Little Bolivian cactus (Rebutia puchella) is part of the genus sometimes known collectively as “crown cacti”. Growing only about six inches tall, it bears batches of vivid orange blooms in summer and succeeded handsomely in a small container. Another low grower with bright carmine-pink flowers is rose pincushion cactus (Mammillaria zeilmanniana), which features a rounded form and summer blooming habit. Like Bolivian cactus, it is small. A four year-old specimen is likely to be only four inches across.

    Many mammillarias, with their appealing rounded shapes, succeed as houseplants. In addition to the rose pincushion type, popular species include snowball or powder puff pincushion cactus (Mammillaria bocasana) and silver cluster cactus (Mammillaria prolifera), featuring a plethora of small, silvery globes sporting bright red blooms.

    Holiday Cacti
    Though they are part of the cactus family, holiday cacti (Schlumbergera spp.) are rain forest natives. Christmas, Thanksgiving and Easter cacti are closely related species, distinguished from each other by bloom time and leaf shape. Many commercially available varieties are hybrids. All holiday cacti all feature sprawling, succulent “leaves” that are actually flattened stems. The bright flowers produced at the stem tips run the gamut of the color spectrum, with the exception of green and blue. In the fall and winter, holiday cacti are sold in bud, ready to bloom for the celebration season. They can easily be kept and nurtured for years afterwards.

    Holiday cacti need somewhat less light and more frequent watering than their prickly cactus cousins. Position away from direct sunlight and promote flowering by placing pots on trays filled with pebbles and water.

    Holiday Cactus

    Holiday cacti (Schlumbergera spp.) are some of the must colorful succulents for the holidays.

    Kudos for Kalanchoe
    Another succulent that lends color to the winter houseplant array is kalanchoe (Kalanchoe blossfeldiana). The upright plants are distinguished by fleshy, scalloped leaves that set off the clusters of small, bright flowers held above them. The flower color range is roughly the same as for holiday cacti and double-flowered kalanchoe varieties are widely available. Related to the jade plant, kalanchoe is a medium-size specimen, growing up to eighteen inches tall. Under normal home conditions, the blooms last up to six weeks.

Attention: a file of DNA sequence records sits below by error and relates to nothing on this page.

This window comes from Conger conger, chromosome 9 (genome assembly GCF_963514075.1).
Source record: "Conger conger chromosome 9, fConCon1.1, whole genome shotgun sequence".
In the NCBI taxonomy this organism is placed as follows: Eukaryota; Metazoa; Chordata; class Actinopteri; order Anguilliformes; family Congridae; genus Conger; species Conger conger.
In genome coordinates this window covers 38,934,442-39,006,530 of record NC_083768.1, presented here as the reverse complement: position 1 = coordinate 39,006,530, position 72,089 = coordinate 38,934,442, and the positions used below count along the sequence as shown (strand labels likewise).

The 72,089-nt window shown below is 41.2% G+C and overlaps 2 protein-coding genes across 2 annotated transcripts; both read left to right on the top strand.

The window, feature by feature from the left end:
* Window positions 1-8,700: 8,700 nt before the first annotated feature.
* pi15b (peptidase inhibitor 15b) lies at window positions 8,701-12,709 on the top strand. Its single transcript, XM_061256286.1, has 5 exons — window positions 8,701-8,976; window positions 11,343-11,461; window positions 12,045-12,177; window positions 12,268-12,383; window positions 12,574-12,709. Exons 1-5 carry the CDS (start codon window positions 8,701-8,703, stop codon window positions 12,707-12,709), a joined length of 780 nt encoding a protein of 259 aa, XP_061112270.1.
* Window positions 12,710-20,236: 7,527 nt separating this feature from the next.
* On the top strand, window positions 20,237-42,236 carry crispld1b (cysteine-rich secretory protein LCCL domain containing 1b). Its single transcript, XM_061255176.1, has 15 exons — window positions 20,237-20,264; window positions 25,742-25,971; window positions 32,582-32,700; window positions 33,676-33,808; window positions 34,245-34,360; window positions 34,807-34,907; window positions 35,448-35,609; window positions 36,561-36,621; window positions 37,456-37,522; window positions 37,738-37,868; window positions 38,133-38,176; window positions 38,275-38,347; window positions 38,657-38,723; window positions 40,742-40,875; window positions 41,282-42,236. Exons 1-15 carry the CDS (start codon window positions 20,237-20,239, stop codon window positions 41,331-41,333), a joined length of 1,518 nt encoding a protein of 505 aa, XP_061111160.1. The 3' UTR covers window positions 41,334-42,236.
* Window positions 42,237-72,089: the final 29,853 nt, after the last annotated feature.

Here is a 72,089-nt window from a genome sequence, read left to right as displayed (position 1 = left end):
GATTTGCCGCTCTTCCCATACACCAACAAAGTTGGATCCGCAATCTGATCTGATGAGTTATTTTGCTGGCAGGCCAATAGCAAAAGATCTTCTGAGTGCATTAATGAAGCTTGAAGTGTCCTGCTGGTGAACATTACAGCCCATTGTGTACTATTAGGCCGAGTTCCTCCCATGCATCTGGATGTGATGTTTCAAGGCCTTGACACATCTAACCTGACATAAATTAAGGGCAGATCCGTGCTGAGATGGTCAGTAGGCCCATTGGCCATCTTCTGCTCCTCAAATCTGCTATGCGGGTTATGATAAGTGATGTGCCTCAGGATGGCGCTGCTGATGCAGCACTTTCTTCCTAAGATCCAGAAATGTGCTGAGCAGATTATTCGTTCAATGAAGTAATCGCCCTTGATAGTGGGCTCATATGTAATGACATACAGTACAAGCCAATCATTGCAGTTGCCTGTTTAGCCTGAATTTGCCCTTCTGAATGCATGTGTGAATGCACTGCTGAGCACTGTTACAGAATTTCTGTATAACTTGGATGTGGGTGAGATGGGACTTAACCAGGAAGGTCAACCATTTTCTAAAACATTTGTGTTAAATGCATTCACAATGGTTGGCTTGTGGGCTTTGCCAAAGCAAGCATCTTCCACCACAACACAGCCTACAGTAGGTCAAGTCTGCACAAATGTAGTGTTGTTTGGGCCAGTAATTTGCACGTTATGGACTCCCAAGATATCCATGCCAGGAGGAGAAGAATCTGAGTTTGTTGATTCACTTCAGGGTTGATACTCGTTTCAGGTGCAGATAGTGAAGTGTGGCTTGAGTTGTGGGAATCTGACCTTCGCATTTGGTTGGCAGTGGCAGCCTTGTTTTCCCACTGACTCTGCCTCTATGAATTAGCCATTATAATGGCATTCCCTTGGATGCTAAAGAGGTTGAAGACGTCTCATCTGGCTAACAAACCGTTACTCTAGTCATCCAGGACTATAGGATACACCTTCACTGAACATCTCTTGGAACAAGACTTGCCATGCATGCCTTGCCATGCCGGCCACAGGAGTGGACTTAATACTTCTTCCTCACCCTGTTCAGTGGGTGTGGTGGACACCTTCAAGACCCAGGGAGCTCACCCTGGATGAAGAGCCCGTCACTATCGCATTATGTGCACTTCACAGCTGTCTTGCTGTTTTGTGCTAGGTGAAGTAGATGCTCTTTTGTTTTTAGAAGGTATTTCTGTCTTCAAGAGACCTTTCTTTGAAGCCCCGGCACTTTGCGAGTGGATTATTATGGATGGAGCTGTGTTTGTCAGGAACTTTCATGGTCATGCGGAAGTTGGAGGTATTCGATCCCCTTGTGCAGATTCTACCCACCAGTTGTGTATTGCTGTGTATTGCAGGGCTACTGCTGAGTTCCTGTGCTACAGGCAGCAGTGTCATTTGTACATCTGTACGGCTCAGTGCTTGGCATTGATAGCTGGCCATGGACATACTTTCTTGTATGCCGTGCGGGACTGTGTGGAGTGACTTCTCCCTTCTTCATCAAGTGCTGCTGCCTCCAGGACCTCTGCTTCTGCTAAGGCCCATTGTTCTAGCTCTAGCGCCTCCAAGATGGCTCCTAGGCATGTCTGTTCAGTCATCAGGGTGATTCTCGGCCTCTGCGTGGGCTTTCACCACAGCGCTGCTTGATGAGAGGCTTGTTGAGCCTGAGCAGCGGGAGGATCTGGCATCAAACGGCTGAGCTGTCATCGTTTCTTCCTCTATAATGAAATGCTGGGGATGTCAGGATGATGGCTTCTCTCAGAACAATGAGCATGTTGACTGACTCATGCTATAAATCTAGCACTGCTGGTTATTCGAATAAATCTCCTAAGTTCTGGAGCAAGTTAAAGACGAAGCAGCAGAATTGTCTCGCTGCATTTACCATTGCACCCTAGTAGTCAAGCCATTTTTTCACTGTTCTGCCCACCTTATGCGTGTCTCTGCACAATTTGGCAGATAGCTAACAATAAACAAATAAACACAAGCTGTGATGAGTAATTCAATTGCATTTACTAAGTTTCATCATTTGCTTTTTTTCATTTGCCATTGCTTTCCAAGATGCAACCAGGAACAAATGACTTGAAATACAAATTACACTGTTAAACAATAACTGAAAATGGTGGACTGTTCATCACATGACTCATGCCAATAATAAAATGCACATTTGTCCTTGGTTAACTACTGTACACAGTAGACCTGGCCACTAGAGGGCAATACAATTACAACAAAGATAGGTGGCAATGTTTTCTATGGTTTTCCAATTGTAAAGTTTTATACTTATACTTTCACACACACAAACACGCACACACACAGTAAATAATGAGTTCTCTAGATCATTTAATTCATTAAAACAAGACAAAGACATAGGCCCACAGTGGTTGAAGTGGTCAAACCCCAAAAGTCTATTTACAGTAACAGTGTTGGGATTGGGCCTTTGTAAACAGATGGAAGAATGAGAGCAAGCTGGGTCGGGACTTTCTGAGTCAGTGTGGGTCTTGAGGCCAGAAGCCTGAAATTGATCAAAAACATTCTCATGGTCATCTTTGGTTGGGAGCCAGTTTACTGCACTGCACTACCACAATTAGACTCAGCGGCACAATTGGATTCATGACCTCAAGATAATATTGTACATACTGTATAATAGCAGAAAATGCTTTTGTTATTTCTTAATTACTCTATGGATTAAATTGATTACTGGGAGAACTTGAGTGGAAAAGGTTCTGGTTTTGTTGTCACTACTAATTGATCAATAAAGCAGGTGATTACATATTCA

Succulent Care
    Good succulent care begins with a high quality, free-draining potting medium, like Fafard® Cactus & Succulent Potting Mix. With the exception of holiday cacti, most succulents thrive on at least four hours of sunlight per day and relish the low humidity of the average home in winter. Indoors, position the plants in your sunniest window. The quickest way to kill succulents is by overwatering, so let the potting mix dry out thoroughly between waterings. Feed only during the active growth period—spring and summer—and use either a specialty fertilizer according to package directions or general-purpose fertilizer diluted to one quarter strength.

  4. All About Amaryllis

    The bright, bold blooms of Amaryllis add to the holiday festivities. (photo by Maureen Gilmer)

    The bright, bold blooms of Amaryllis add to the holiday festivities. (photo by Maureen Gilmer)

    Amaryllis are emblems of the winter holiday season, their bold, flamboyant flowers decorating everything from greeting cards to wrapping paper to the holiday table itself. Known botanically as Hippeastrum, they trace their origin to a number of Hippeastrum species that inhabit the anything-but-wintry forests and slopes of tropical South America. Plant hybridizers have interbred these species over the past 250 years, ultimately producing the showy-flowered, large-bulbed amaryllis hybrids that populate garden centers and bulb catalogs in fall.

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    Amaryllis, and other bulbs for forcing, can be found pre-forced or boxed for winter forcing.

    Purchased amaryllis bulbs put on a lavish display with ridiculous ease. Most come from overseas growers, who have conditioned the bulbs to provide immediate gratification upon planting. Take an amaryllis bulb, half-bury it in a free-draining potting mix (such as Fafard® Natural & Organic Potting Soil with Resilience™), add water, and – voila – it happens. Plump, spear-shaped buds arise on thick fleshy stems, achieving spectacular full bloom within a few weeks after planting.